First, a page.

When I recommend meditation to a patient, I often have to help them over several hurdles. The first is convincing them of the value in doing it. Last week, I wrote about the benefits of meditation, and there are really so many that it’s worthwhile for anyone and everyone.
The next hurdle is making the time for it. Try scheduling it (we recommend doing your scheduling in a Dreambook+Planner) into your day like you would any appointment. If community helps keep you on track, join with a friend or a meditation group. As an added benefit, it’s often easier to slip into a deep meditative state with many other meditators. Consider setting aside a corner of your home for the specific purpose of meditating. Put a comfortable chair or cushion there, and perhaps a candle, a plant, or something else that helps you feel peaceful. Don’t be daunted by the idea that it needs to take a long time. Start with just a few minutes. Or just a single minute. Or even just one breath. (You can read about a single breath meditation here.)
Finally, after deciding to do it and making time for it, the next hurdle is that it’s just too hard. Too hard to sit still, too hard to focus, too hard to not get all fidgety and jump up and run around the room yelling. I completely understand. My mind wants to chew on ideas and stay busy as much as anyone’s. So, here are three perspectives that I hope will be helpful.
1) If it feels hard, you’re doing it wrong. I’m kind of joking, but mostly serious. There is, for sure, a certain difficulty to meditation, which is why novices must almost always start with short sessions. One of the trickiest of such difficulties to argue with is the physical discomfort many of us feel from simply sitting still for a while. Isn’t it interesting how we’re able to sit relatively still for a meal or hours of work, but without anything to do, it’s torture?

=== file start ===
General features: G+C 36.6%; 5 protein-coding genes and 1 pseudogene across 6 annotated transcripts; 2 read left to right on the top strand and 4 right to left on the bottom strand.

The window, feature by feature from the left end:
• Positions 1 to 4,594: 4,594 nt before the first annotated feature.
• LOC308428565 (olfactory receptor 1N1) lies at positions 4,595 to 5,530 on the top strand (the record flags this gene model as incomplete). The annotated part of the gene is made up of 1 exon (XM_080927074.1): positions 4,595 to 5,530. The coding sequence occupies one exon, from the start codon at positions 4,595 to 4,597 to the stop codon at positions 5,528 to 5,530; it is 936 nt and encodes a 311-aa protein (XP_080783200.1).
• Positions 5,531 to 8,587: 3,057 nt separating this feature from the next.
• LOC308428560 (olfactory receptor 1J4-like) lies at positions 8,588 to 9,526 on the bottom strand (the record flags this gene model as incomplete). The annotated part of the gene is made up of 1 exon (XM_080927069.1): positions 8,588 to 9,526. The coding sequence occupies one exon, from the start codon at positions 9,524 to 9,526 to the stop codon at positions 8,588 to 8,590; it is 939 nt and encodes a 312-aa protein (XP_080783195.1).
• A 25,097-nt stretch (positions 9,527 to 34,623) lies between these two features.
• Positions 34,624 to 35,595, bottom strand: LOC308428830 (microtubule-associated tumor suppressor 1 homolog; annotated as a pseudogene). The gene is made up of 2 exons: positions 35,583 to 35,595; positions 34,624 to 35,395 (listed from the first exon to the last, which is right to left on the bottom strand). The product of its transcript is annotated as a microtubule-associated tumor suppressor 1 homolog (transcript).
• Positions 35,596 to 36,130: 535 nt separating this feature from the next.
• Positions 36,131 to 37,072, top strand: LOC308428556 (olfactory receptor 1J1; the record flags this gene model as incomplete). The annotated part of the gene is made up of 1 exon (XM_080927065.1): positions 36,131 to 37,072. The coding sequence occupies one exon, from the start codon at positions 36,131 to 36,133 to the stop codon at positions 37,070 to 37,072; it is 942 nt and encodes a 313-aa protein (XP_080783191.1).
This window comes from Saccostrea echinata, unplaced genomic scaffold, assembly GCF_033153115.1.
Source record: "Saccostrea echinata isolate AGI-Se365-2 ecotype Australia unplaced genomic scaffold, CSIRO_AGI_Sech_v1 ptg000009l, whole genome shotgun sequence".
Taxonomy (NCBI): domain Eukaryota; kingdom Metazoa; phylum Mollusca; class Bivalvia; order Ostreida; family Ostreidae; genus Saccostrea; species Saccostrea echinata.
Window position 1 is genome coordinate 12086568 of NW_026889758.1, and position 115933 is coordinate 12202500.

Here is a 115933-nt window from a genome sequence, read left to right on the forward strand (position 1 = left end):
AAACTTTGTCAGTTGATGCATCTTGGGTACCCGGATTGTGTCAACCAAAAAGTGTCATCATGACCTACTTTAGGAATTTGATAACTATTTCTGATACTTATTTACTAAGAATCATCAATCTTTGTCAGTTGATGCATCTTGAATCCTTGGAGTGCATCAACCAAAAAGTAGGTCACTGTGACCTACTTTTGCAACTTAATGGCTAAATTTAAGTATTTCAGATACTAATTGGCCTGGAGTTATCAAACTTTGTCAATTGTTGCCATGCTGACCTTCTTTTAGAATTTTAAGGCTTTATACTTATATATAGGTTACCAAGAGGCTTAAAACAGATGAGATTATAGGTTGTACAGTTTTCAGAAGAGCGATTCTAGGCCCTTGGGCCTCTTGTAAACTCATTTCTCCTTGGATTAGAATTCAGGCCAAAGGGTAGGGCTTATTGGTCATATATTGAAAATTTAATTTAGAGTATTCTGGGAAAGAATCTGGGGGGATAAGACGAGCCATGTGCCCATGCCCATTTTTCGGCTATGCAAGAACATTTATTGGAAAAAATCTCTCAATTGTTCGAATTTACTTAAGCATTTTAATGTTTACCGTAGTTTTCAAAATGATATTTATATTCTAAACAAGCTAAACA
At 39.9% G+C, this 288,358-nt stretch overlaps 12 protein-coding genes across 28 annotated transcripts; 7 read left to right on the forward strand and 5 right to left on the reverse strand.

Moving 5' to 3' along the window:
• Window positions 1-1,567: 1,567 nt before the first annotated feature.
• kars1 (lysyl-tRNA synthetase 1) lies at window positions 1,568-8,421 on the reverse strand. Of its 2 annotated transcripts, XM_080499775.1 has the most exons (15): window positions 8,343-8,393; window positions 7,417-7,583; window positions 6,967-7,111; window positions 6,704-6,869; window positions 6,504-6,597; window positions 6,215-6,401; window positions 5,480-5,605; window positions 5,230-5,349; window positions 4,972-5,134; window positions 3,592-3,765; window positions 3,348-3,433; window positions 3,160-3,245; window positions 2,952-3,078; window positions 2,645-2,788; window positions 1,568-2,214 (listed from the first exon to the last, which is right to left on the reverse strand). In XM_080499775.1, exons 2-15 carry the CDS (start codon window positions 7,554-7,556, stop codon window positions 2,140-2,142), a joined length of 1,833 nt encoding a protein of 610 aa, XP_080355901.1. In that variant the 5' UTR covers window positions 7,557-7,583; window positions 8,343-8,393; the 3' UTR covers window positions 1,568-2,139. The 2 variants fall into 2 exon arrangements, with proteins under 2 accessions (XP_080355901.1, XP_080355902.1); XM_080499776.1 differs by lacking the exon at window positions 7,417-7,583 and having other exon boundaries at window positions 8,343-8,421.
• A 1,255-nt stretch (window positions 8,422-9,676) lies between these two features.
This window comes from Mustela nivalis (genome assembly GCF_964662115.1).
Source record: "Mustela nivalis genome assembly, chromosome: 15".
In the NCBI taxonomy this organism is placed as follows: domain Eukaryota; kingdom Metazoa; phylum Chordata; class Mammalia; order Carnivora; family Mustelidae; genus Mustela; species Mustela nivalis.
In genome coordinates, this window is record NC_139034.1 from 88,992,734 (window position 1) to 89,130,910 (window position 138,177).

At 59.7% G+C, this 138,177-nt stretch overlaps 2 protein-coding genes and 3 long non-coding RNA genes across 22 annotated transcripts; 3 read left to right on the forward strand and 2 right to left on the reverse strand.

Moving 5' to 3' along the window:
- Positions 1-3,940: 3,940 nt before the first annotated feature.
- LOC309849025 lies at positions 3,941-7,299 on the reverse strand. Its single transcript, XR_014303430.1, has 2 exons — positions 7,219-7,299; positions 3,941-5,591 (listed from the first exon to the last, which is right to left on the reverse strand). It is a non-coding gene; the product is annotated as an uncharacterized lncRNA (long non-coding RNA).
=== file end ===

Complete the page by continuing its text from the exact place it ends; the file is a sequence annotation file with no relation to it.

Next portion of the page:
So, if it feels hard because your body hurts when you meditate, then do more yoga. This is one of its core purposes – to allow the practitioner to spend long periods in seated meditation. If you have pre-existing pain, meditation may well improve it.
But what I’m really speaking to is the idea that it’s hard to do meditation. When we find ourselves thinking this way, I believe we’re out of touch with the highest purpose of meditation, which is not to attain a particular state of consciousness or master some technique.
2) Trying focusing on something. If the mind is so relentlessly bent on having a focus, give it a focus. This is one of the main purposes of mantra, which you can read about in my article, You Can’t Put the Genie Back in the Bottle. Besides mantra, you can focus on your breath, you can focus on a candle flame, you can focus on a picture of your cat, you can focus on your heart or your third eye, or on imaginary roots growing down into the earth from the soles of your feet.
3) Let the form fall away. Here’s Adyashanti again: “It is important to understand that when doing meditation, you are making a commitment to something other than your restless mind. When you first start to meditate, you notice that attention is often being held captive by focusing on some object: on thoughts, bodily sensations, emotions, memories, sounds, etc. In true meditation all objects (thoughts, feelings, emotions, memories, etc.) are left to their natural functioning. This means that no effort should be made to focus on, manipulate, control, or suppress any object of awareness. In true meditation the emphasis is on being awareness – not on being aware of objects, but on resting as conscious being itself. In meditation you are not trying to change your experience; you are changing your relationship to your experience.”
It’s a funny thing to lead someone via articles to the experience of themselves as awareness when every word I write is fodder for the mind that veils this awareness. Like all words, these ones can only point the way. Here’s hoping we all get there sooner than later.
Dr. Peter Borten